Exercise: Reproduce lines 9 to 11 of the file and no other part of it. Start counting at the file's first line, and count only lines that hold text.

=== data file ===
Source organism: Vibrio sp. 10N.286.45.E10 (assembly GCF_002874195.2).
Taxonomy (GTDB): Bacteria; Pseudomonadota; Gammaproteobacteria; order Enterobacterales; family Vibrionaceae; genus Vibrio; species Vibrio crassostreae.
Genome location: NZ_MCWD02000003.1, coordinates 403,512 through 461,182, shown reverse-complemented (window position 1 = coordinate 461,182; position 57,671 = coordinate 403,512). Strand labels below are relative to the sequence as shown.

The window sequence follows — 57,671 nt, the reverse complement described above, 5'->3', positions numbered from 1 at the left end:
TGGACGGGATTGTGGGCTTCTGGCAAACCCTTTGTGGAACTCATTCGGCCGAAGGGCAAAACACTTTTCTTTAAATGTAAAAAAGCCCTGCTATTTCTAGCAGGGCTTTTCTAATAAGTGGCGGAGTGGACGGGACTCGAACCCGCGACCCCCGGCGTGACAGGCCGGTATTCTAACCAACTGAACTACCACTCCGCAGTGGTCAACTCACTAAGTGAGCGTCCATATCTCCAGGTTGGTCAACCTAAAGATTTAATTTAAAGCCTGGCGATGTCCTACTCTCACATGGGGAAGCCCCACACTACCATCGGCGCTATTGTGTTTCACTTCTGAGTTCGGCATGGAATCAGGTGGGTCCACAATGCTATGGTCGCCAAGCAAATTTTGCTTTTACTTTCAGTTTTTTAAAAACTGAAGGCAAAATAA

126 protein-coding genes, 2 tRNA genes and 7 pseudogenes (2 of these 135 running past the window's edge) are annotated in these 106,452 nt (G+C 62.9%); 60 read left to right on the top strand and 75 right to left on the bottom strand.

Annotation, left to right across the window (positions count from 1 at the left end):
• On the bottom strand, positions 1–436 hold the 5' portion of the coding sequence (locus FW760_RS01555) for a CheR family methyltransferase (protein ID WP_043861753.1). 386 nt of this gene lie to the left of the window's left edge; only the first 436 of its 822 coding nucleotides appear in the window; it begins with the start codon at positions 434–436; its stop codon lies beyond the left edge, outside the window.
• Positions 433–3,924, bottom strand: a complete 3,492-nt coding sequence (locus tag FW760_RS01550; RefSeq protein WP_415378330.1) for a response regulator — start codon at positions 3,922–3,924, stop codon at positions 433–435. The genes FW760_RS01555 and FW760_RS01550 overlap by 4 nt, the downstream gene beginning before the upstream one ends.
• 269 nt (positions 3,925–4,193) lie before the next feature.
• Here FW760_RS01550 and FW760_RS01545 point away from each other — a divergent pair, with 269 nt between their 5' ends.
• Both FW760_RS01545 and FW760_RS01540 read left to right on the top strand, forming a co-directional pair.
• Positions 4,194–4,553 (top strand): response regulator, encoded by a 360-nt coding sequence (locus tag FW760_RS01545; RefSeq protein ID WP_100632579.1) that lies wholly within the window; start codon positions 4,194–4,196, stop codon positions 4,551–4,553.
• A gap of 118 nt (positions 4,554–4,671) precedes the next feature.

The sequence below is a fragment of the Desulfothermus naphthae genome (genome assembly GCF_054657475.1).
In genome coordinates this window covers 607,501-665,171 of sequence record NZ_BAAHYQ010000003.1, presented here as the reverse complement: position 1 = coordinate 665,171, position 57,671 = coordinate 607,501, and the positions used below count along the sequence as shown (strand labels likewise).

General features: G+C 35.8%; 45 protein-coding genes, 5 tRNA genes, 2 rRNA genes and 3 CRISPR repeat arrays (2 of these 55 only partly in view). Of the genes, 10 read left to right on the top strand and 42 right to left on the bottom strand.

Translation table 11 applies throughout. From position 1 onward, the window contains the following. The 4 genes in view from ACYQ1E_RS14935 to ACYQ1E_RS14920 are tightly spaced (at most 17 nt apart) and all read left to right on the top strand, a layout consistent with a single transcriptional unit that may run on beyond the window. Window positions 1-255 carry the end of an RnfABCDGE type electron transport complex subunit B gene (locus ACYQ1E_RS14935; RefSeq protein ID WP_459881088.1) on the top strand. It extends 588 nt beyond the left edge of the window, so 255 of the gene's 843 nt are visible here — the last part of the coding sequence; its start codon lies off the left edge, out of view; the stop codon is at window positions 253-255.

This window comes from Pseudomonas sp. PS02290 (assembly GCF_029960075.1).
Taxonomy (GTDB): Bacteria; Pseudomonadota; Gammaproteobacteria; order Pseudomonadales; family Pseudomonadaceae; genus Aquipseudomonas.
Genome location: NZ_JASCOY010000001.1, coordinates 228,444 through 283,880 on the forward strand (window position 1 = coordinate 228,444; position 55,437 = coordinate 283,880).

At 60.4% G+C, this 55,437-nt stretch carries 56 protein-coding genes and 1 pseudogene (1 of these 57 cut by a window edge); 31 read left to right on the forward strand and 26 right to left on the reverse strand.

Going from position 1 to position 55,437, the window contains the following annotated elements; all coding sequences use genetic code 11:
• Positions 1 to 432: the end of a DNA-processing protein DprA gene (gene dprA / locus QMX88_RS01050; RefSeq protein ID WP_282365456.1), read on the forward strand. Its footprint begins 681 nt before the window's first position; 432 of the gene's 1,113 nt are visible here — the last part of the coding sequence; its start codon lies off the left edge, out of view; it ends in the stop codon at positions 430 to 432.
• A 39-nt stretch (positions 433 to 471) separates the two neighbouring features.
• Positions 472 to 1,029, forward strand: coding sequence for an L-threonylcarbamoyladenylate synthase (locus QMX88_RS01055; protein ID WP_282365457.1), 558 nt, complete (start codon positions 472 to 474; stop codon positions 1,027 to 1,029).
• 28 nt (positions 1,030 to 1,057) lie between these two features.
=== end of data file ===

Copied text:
• Positions 433–3,924, bottom strand: a complete 3,492-nt coding sequence (locus tag FW760_RS01550; RefSeq protein WP_415378330.1) for a response regulator — start codon at positions 3,922–3,924, stop codon at positions 433–435. The genes FW760_RS01555 and FW760_RS01550 overlap by 4 nt, the downstream gene beginning before the upstream one ends.
• 269 nt (positions 3,925–4,193) lie before the next feature.
• Here FW760_RS01550 and FW760_RS01545 point away from each other — a divergent pair, with 269 nt between their 5' ends.